Data Brief: Women Leaders in Pakistani Government

Data Brief - Candidates

Women in Pakistan's National Assembly Elections 2018

As of June 2018, women comprise 20.6% of the 342 seats in Pakistan’s National Assembly, exceeding the country’s quota for the National Assembly to reserve 17.5% of their seats for women. Although the National Assembly in Pakistan narrowly surpasses this quota, the amount of power women hold while in office is meager: according to the Punjab Commission on the Status  of Women: among the 26 government bills successfully passed in parliament in 2017, only 1 (4%) were proposed by women.

 

Since Pakistan’s independence in 1947, the 2018 elections mark the second time that a civilian government will transfer power to another civilian elected government after a full term. On July 26, 2018 Pakistan held elections for their National and Provincial Assemblies. 3,459 people ran for the 272 open seats in the National Assembly elections. A record-breaking number candidates were women of women running for National Assembly. Data shows that out of the 3,459 people that contested for open seats in the National Assembly, 171 of those candidates were women.

 

Yet more women are running for office than ever before, the ratio of men to women candidates leans heavily towards men, with women comprising only 5% of candidates. A political atmosphere dominated by men tells a familiar tale: women are less likely to run for office in Pakistan, and Pakistan’s perception of female leaders is largely negative. According to the World Value  Survey 2010-2014, 73% of Pakistani citizens strongly agreed or agreed with the statement “on the whole, men make better political leaders than women do”.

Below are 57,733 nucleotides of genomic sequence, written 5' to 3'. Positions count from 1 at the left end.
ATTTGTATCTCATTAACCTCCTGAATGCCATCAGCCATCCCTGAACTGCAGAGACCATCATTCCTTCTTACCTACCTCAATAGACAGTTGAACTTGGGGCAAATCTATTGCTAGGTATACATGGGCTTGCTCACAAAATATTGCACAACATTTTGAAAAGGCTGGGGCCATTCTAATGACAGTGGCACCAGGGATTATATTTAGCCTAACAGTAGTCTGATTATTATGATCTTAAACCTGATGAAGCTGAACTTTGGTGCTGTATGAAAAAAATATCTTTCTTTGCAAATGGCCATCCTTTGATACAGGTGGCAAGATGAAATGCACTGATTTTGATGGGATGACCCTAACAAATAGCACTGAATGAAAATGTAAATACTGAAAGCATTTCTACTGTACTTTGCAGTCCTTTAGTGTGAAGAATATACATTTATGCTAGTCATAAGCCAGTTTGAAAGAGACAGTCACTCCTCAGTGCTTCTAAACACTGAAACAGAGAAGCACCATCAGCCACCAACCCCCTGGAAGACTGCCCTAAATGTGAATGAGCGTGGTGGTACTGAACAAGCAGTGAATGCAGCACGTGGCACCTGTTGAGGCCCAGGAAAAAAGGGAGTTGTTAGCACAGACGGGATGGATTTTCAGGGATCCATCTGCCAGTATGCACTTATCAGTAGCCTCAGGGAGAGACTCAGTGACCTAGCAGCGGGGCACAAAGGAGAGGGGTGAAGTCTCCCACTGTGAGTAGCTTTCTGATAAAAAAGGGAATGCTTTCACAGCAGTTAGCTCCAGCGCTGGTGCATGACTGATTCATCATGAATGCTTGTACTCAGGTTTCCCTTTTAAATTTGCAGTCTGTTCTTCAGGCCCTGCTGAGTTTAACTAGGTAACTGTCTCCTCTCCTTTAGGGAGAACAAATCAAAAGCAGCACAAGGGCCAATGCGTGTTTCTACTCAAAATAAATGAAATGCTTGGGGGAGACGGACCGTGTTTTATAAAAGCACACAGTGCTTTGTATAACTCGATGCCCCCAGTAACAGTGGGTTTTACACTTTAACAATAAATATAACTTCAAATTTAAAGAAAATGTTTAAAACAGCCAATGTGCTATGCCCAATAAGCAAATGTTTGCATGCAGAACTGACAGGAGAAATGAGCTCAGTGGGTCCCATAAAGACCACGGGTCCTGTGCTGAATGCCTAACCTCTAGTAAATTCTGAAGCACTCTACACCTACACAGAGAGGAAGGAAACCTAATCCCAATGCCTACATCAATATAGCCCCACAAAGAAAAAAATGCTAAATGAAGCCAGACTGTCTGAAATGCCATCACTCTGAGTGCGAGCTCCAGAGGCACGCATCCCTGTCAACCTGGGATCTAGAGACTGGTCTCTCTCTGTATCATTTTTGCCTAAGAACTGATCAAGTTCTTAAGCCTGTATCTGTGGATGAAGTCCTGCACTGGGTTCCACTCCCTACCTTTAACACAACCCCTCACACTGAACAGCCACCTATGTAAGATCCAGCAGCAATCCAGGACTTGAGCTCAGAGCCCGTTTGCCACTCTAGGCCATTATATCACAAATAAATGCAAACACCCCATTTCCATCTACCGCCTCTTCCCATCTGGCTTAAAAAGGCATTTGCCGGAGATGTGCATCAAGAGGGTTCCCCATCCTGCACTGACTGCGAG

Data Brief - Percentage

 

Representation of Pakistani Women in Civil Service

 

As the number of Pakistani women in legislature surpass quotas and women are running for office in increasing numbers, an equally interesting trend appears: there are many more Pakistani women in elected office than there are in senior civil service. In terms of public administration, women worldwide have made incredible progress of leadership in roles of civil service, with a worldwide average of 43.9% of women in civil service and 29.7% of women decision-makers in civil service. Conversely, Punjab, Pakistan’s most populated and quickest urbanizing region, reports only 4% of women in senior civil service.

 

Thus as the world analyzes the results of the Pakistani elections, we must realize that more sex disaggregated data is needed to understand the role women play in not only the National Assembly but other areas of government. Looking forward, the factors behind women’s lack of representation government in Pakistan must be identified and addressed to ensure that women leaders can represent their democracy on the same level as men do.